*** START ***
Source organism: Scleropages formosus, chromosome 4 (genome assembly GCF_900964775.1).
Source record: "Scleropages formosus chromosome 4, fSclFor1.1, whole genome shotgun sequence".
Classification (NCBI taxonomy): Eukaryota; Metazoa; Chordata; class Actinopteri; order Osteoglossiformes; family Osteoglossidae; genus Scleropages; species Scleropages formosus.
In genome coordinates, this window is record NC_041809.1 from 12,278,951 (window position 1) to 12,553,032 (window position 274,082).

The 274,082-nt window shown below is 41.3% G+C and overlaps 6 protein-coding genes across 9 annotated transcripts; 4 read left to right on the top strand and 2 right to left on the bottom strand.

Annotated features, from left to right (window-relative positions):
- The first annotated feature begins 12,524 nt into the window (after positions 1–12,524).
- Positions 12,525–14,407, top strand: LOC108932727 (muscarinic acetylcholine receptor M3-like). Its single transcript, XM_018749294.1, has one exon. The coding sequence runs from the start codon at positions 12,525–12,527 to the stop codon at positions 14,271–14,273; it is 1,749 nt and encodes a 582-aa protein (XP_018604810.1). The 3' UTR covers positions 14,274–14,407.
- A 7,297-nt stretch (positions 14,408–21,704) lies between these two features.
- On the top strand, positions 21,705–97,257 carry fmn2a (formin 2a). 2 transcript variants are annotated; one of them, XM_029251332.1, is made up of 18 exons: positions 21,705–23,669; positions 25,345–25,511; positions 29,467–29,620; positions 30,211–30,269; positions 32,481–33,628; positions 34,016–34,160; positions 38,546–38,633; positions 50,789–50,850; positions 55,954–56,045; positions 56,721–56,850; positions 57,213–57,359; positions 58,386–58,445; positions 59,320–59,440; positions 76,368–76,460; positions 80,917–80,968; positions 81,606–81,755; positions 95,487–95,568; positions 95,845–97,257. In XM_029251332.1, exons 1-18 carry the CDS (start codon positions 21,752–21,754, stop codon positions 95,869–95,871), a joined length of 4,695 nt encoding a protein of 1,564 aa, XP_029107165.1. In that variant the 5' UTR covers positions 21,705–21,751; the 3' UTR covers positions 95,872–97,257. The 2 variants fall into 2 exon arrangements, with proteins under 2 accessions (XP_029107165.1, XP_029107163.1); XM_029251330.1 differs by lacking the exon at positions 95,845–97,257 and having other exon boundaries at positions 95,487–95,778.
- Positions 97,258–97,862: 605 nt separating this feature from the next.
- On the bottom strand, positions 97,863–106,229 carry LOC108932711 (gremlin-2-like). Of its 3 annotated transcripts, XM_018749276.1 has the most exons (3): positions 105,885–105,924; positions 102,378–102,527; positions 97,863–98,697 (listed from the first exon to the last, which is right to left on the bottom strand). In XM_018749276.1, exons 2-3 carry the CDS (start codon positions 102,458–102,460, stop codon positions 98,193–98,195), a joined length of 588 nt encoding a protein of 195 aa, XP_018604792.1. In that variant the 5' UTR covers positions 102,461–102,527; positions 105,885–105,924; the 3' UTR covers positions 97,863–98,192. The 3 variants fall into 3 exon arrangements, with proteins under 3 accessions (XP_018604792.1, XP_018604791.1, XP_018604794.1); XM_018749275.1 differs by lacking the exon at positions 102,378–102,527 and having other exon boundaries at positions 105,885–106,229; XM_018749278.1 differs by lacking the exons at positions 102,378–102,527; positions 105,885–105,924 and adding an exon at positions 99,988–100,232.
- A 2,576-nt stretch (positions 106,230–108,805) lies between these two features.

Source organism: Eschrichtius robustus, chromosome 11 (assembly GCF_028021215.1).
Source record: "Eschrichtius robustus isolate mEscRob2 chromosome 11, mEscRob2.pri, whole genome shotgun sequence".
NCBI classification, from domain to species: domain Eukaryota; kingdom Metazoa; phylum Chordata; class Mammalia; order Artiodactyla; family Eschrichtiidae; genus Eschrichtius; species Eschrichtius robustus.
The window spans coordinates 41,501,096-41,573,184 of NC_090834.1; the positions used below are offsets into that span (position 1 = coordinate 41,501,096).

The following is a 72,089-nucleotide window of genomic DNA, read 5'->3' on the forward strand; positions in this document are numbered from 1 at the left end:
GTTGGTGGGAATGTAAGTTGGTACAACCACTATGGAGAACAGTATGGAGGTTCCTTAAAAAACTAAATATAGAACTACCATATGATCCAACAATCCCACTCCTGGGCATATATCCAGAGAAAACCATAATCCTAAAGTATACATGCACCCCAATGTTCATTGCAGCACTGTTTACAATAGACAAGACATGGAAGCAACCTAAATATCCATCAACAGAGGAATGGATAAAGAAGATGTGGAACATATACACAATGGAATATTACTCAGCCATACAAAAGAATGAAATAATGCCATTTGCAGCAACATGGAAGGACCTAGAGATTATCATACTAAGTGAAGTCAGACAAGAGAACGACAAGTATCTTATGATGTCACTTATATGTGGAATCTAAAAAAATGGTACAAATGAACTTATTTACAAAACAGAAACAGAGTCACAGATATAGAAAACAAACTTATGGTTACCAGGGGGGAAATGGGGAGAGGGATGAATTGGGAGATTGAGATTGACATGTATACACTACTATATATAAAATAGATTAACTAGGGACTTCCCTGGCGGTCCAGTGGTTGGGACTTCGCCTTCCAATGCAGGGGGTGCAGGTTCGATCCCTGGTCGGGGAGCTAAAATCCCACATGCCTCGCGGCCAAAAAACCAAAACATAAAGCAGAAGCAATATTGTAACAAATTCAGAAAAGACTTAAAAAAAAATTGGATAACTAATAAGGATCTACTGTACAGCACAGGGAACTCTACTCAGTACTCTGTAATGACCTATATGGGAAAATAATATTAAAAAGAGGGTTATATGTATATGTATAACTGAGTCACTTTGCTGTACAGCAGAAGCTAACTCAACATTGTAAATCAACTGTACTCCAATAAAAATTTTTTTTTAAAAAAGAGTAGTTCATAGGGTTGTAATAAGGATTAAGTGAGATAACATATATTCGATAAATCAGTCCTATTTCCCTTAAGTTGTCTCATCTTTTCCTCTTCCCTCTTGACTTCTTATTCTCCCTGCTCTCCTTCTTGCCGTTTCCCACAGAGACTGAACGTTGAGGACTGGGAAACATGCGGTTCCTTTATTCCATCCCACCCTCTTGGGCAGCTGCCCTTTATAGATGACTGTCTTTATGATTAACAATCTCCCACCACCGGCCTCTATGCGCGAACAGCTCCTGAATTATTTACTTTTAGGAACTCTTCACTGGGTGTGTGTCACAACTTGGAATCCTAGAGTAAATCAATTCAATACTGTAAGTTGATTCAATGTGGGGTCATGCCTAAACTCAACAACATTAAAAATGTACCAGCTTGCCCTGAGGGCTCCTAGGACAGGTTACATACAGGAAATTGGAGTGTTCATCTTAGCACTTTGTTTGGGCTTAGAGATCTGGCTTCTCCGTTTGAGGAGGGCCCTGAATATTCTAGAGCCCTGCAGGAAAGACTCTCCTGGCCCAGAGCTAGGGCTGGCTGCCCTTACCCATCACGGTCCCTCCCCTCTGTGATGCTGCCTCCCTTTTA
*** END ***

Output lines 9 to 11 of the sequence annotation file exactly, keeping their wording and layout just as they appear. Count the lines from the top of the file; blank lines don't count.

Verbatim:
- A 7,297-nt stretch (positions 14,408–21,704) lies between these two features.
- On the top strand, positions 21,705–97,257 carry fmn2a (formin 2a). 2 transcript variants are annotated; one of them, XM_029251332.1, is made up of 18 exons: positions 21,705–23,669; positions 25,345–25,511; positions 29,467–29,620; positions 30,211–30,269; positions 32,481–33,628; positions 34,016–34,160; positions 38,546–38,633; positions 50,789–50,850; positions 55,954–56,045; positions 56,721–56,850; positions 57,213–57,359; positions 58,386–58,445; positions 59,320–59,440; positions 76,368–76,460; positions 80,917–80,968; positions 81,606–81,755; positions 95,487–95,568; positions 95,845–97,257. In XM_029251332.1, exons 1-18 carry the CDS (start codon positions 21,752–21,754, stop codon positions 95,869–95,871), a joined length of 4,695 nt encoding a protein of 1,564 aa, XP_029107165.1. In that variant the 5' UTR covers positions 21,705–21,751; the 3' UTR covers positions 95,872–97,257. The 2 variants fall into 2 exon arrangements, with proteins under 2 accessions (XP_029107165.1, XP_029107163.1); XM_029251330.1 differs by lacking the exon at positions 95,845–97,257 and having other exon boundaries at positions 95,487–95,778.
- Positions 97,258–97,862: 605 nt separating this feature from the next.